The big problem hidden in plug-in hybrid cars

The big problem hidden in plug-in hybrid cars

The main task of plug-in hybrid cars or also called PHEV, is to maximize the amount of kilometers traveled in electric mode daily, for later recharge them every night and take advantage of this electrical capacity again the next day.

But unlike 100% electric cars, the recharging is not essential. Plug-in hybrids can be driven solely on gasoline, which is sometimes more comfortable for drivers. In fact, it is what most of their owners do.

However, according to a study by International Clean Transportation Council (ICCT), plug-in hybrids only reach their maximum benefit as far as emissions are concerned when plugged in daily, And that doesn’t happen as often as emissions standards-setting bodies assume.

Based on the fuel consumption figures declared by the users themselves on the web and in the data of distances traveled with the engine off collected by the California Bureau of Auto Repair (USA), the study concludes that the electric kilometers traveled by plug-in hybrids is between a 25% and lower 65% to what the official data and approval of the brands indicate. And the fuel consumption, between a 42% and 67% higher.

For these data to improve, a future regulation from the State of California will require that plug-in hybrids be able to travel a minimum of 80 kilometers in electric only mode. In Spain, to obtain the Zero label from the Directorate General of Traffic, it is enough that they guarantee a range without emissions of 40 kilometers.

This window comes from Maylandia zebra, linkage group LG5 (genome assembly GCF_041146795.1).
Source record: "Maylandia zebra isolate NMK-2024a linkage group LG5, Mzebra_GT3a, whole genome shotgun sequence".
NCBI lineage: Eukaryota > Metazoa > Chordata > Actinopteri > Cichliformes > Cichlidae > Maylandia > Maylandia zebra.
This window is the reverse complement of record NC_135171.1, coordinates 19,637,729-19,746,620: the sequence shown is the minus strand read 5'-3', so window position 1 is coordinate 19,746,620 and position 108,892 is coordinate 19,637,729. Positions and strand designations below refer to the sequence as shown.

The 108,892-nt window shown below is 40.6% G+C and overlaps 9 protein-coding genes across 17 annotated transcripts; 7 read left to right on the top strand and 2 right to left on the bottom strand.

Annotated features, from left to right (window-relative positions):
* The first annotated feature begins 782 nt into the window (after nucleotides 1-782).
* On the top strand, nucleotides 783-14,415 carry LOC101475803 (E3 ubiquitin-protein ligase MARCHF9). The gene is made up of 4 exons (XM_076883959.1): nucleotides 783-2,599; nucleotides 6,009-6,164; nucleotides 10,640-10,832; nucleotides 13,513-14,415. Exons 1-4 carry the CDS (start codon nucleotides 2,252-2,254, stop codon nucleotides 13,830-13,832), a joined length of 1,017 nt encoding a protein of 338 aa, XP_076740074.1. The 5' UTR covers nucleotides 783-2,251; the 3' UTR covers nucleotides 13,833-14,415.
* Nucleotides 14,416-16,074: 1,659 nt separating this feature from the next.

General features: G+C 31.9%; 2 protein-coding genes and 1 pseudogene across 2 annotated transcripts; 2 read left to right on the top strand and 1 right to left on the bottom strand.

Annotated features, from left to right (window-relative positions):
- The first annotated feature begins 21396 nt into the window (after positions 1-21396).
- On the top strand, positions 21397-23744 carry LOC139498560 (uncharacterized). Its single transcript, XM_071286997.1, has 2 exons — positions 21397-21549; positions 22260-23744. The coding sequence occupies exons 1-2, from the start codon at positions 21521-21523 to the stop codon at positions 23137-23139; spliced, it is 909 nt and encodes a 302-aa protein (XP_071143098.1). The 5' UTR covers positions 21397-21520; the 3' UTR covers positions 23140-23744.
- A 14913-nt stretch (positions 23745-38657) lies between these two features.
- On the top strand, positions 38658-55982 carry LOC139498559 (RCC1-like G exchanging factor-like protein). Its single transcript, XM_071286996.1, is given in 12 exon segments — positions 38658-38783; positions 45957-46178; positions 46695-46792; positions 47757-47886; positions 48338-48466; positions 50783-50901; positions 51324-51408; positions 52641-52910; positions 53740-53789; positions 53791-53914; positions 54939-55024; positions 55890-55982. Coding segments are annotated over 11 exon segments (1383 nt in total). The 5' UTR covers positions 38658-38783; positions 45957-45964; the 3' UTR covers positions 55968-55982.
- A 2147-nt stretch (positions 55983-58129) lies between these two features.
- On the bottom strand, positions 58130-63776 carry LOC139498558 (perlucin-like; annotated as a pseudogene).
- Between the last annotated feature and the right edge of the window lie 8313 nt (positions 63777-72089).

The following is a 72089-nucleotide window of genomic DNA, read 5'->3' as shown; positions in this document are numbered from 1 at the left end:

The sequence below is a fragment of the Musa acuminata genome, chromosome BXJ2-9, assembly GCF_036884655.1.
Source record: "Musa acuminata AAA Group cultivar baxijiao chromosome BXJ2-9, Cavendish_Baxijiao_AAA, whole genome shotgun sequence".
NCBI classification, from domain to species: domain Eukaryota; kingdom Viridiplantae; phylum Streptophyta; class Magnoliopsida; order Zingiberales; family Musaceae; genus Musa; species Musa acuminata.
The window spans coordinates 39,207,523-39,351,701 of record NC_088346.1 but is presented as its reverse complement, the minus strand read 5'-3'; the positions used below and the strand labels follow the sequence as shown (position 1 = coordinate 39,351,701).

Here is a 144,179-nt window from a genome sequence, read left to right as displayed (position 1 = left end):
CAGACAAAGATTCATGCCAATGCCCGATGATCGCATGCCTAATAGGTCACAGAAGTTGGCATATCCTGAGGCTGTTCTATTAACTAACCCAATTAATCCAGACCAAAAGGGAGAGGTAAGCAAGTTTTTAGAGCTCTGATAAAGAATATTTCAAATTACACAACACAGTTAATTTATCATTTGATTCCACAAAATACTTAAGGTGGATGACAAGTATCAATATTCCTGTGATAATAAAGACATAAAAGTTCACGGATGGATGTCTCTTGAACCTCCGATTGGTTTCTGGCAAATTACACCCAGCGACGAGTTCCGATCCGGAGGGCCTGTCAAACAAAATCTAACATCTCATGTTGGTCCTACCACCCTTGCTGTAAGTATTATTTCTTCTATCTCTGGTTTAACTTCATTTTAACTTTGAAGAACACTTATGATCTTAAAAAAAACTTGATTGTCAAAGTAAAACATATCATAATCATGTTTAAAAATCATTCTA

Analysts also suggest that these data would improve with minimum all-electric power and better cold-weather performance. They also propose limiting the size of the gasoline tank and the mandatory possibility of fast charging, which would further push plug-in hybrids in the electric direction.

It is not the first analysis to question the advantages of plug-in hybrids in terms of emissions. A report from the environmental group Transport & Environment 2020 revealed that the actual emissions from plug-in hybrids in Europe are also considerably higher than the official values.

Since then, European regulatory bodies have considered ending the era of plug-in hybrids early to focus on all-electric cars.

The plug-in hybrid battery

The advantage of plug-in hybrids (over the hybrid that is not) is that you can take better advantage of its electric autonomy, between 30 and 50 kilometers of operation in electric-only mode, always at moderate speeds. This is an average, because there are already some models, such as the Mercedes C-Class 300 e that is around 100 kilometers of autonomy.

Mercedes C 300
Mercedes C 300 e, one of the plug-in hybrids with greater autonomy.

For this, it is convenient keep the battery always charged close to its maximum capacity (something also valid for pure electric vehicles), since, as with devices such as telephones or computers, a low power state causes their internal elements to rust Y lose their useful life faster storage.

In most cases, the needs of daily travel should be covered in electric mode, without the need for the heat engine to intervene. If the battery runs out, the heat engine will take over all the work. This will be even higher than in a conventional car, having to move a greater mass due to the weight of the batteries and the hybrid system itself. This will cause a consumption and a higher level of emissions.


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